Critical thinking is the ability to think rationally and to think clearly. It means using the powers of logic and reason to draw robust conclusions and develop well-founded opinions. Many people consider themselves to be true rational thinkers. But in reality, none of us are.
We suffer from all kinds of biases, notably confirmation bias. This means that we tend to seek information that reinforces our current beliefs. At the same time, we ignore or undermine the information that contradicts them.
As Daniel Kahneman pointed out, we all make mental shortcuts. What he calls system 1 thinking. It saves energy and helps us become more efficient. But it can result in systematic errors of judgement.
Our decision making is never fully rational. We base decisions on available information, the information we can recall, rather than the best information. Psychologists refer to this as the ‘availability heuristic’.
These biases and tendencies inhibit our critical thinking abilities. All we can we do is to strive to make improvements. Here are a few strategies we could adopt.
1 Develop self awareness
Seek to understand our biases. Try to understand how they have shaped our points of view. Then factor these into our decision making. This is challenging. It requires us to be honest with ourselves and question our assumptions and beliefs. We also need to become more empathetic. To view information and scenarios from different points of view, not just our own. The best critical thinkers are very self aware.
2 Seek information from a wide variety of sources
We often return to our favourite writers or publications when seeking information. To develop a fully rounded point of view, we need to read widely. Source and listen to opinions and points of view from different places. Look for fresh news sources, seek different opinions to those we normally turn to. This will enable us to maintain a broad perspective.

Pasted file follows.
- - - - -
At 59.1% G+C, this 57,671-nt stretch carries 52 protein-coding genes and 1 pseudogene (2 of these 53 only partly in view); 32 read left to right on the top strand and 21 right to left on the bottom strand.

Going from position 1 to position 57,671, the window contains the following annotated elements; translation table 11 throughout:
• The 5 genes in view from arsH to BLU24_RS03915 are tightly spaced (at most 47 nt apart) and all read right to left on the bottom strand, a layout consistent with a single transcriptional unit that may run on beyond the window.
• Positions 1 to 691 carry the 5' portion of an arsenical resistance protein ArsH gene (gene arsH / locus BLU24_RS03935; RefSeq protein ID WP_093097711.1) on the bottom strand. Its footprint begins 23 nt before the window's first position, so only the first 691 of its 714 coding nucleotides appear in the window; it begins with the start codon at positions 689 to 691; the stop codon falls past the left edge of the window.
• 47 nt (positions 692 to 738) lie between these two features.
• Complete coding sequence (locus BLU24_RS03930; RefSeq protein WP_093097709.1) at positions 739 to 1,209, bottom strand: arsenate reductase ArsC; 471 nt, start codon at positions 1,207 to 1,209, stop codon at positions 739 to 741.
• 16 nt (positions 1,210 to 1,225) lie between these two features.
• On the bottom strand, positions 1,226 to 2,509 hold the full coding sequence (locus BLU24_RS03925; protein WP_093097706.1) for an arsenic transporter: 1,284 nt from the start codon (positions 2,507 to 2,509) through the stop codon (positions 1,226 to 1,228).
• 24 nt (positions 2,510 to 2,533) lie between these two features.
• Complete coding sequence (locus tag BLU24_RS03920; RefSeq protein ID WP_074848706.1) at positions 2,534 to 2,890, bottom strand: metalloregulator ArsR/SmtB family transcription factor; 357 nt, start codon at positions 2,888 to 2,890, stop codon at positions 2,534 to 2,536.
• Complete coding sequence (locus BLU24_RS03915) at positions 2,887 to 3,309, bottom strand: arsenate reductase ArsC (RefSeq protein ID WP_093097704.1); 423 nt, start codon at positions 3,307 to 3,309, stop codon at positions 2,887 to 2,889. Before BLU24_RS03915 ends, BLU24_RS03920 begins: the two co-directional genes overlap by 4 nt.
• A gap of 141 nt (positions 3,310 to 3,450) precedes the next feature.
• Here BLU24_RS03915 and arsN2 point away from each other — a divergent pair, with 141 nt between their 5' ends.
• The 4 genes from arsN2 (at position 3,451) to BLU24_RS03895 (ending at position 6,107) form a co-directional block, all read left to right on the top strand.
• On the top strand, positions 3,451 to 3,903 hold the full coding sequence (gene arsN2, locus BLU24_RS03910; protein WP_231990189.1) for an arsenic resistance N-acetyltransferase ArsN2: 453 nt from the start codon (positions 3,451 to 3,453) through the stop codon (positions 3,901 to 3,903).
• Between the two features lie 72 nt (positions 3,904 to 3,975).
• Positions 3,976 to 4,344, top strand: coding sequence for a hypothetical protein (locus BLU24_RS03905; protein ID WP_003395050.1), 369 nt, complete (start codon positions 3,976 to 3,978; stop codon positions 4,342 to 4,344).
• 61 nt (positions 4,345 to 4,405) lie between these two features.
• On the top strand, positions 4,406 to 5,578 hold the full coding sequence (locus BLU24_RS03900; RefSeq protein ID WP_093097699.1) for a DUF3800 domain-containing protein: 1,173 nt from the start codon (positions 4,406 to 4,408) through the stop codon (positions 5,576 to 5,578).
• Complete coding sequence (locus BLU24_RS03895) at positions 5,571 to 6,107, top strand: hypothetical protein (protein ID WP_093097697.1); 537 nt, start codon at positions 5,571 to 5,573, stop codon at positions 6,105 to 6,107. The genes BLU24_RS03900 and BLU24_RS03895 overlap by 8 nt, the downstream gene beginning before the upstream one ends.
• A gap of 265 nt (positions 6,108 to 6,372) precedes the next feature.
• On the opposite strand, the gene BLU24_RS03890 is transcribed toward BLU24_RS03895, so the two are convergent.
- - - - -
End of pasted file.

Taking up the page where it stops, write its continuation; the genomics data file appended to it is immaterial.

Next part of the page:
To become a true critical thinker, we need to be open to fresh arguments. We must ensure we’ve looked at subjects from different angles.
3 Be willing to admit when we’re wrong
After researching a subject, we may receive new information or arguments that are more valid than our previous ones. As a good critical thinker, we should then have the humility to change our mind and adapt our point of view. This may require bravery. But we must strive to be flexible in the face of fresh, persuasive evidence.
4 Resist manipulation
Whilst it’s important to be open minded, at the same time we must strive to be intellectually rigorous and independent. Remain critical. Look out for the flaws in arguments. See this previous post on how to do this. Base judgements on reliable evidence. Only move your point of view if the arguments are powerful enough.
5 Look for connections between subjects
Try to spot patterns. See how one piece of information could be linked to another and try and join up the dots. It emerges from having a depth and breadth of knowledge and by taking a broad perspective. (See point 2 above.) Keep abreast of macro trends. Observe what’s happening in different places. Think laterally and connections will start to form.
6 Seek clarity
We should stay tenacious in our desire to overcome confusion. Let’s not settle for simplistic solutions to difficult problems. Instead, try to get a clear line of sight and point on view on complex issues. If we still can’t see the ‘solution’ or way forward, develop our best hypotheses. Then, keep going. Don’t jump to erroneous conclusions.
So to sum up.
Becoming a truly rational critical thinker is an impossible expectation. Information is never perfect. We can never rid ourselves our fundamental beliefs and values. However, we can all strive to improve our critical thinking abilities. Try adopting these strategies. It will ensure that our decisions and opinions are as robust and well founded as possible.